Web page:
If you haven't seen it, Allergic Living's editor Gwen Smith's piece, "Who's to Blame for another Allergy Tragedy". is a must read. She correctly points to those of us in the food allergy community as the group who must stay on top of our schools when it comes to keeping children safe. Whenever I talk to someone about the EpiPen, I always add that there is no lasting physical harm to using it. We must make sure that everyone knows if they think they should be using the EpiPen, they probably should be.
I just registered for the Allergy Ready CARE course. It's easy to sign-up and the course is free. It takes about 60 minutes to go through the learning module. While the information is geared toward educators, I encourage you to take the course (not to brag, but I got 100% on the quiz given at the beginning) and then pass the website link to your school administrators and nurses encouraging them to make it available to school personnel.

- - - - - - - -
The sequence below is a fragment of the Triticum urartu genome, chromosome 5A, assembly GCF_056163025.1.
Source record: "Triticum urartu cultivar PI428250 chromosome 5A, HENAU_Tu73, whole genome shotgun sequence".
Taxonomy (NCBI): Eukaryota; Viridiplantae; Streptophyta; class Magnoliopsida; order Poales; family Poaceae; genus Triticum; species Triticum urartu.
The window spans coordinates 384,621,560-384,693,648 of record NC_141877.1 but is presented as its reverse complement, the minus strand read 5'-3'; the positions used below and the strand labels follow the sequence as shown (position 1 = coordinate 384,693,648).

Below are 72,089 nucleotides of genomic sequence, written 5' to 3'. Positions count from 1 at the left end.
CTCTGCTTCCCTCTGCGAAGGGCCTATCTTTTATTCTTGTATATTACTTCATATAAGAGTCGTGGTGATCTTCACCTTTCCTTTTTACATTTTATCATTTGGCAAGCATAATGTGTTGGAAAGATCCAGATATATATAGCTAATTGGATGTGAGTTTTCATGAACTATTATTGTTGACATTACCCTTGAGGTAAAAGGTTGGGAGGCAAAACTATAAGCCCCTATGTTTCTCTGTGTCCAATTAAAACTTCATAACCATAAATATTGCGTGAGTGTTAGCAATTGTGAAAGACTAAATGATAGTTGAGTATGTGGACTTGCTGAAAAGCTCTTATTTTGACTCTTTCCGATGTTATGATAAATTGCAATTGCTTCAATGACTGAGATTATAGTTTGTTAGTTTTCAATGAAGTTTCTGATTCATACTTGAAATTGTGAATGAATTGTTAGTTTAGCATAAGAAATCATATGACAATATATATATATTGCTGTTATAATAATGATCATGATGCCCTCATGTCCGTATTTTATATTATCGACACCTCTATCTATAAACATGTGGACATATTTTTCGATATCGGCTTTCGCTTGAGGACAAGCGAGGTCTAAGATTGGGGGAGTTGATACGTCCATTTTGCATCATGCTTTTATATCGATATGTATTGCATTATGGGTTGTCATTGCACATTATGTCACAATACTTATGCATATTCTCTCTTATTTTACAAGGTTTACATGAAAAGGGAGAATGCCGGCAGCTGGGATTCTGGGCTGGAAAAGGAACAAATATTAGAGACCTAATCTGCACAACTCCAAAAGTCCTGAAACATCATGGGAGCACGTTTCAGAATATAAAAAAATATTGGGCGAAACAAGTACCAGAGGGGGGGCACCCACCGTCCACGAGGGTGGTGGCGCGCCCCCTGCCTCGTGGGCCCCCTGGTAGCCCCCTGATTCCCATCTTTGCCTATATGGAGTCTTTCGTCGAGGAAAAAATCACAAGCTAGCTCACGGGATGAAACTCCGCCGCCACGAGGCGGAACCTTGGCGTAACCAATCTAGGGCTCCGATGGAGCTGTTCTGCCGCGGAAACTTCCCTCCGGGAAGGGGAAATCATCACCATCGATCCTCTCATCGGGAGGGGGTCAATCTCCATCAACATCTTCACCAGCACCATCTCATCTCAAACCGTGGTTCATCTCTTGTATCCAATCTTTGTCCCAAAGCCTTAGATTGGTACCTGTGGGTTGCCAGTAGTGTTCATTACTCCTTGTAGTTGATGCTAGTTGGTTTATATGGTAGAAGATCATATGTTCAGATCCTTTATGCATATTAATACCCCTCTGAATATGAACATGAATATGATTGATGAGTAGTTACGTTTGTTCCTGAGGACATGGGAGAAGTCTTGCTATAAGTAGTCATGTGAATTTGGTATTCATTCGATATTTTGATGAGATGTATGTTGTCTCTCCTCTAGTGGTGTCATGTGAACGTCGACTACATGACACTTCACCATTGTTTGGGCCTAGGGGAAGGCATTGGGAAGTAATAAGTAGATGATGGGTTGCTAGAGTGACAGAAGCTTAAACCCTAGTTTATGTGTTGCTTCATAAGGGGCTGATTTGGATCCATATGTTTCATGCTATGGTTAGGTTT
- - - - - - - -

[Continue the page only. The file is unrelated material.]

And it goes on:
While I may have aced the quiz, I realized that when I administered antihistamine to my child on Monday for an allergic reaction, I should have instead used epinephrine. Antihistamines are not the first line defense for an allergic reaction. I know this, but honestly, in the moment, you still question it. Injecting is traumatic...then the ambulance needs to be called...then it's several hours in the ER. That said, we were lucky this time that the antihistamine worked.
So, sign up and take the Care course and then pass the course on to your kids' caregivers and schools.It's a great way to make sure everyone is on the same page.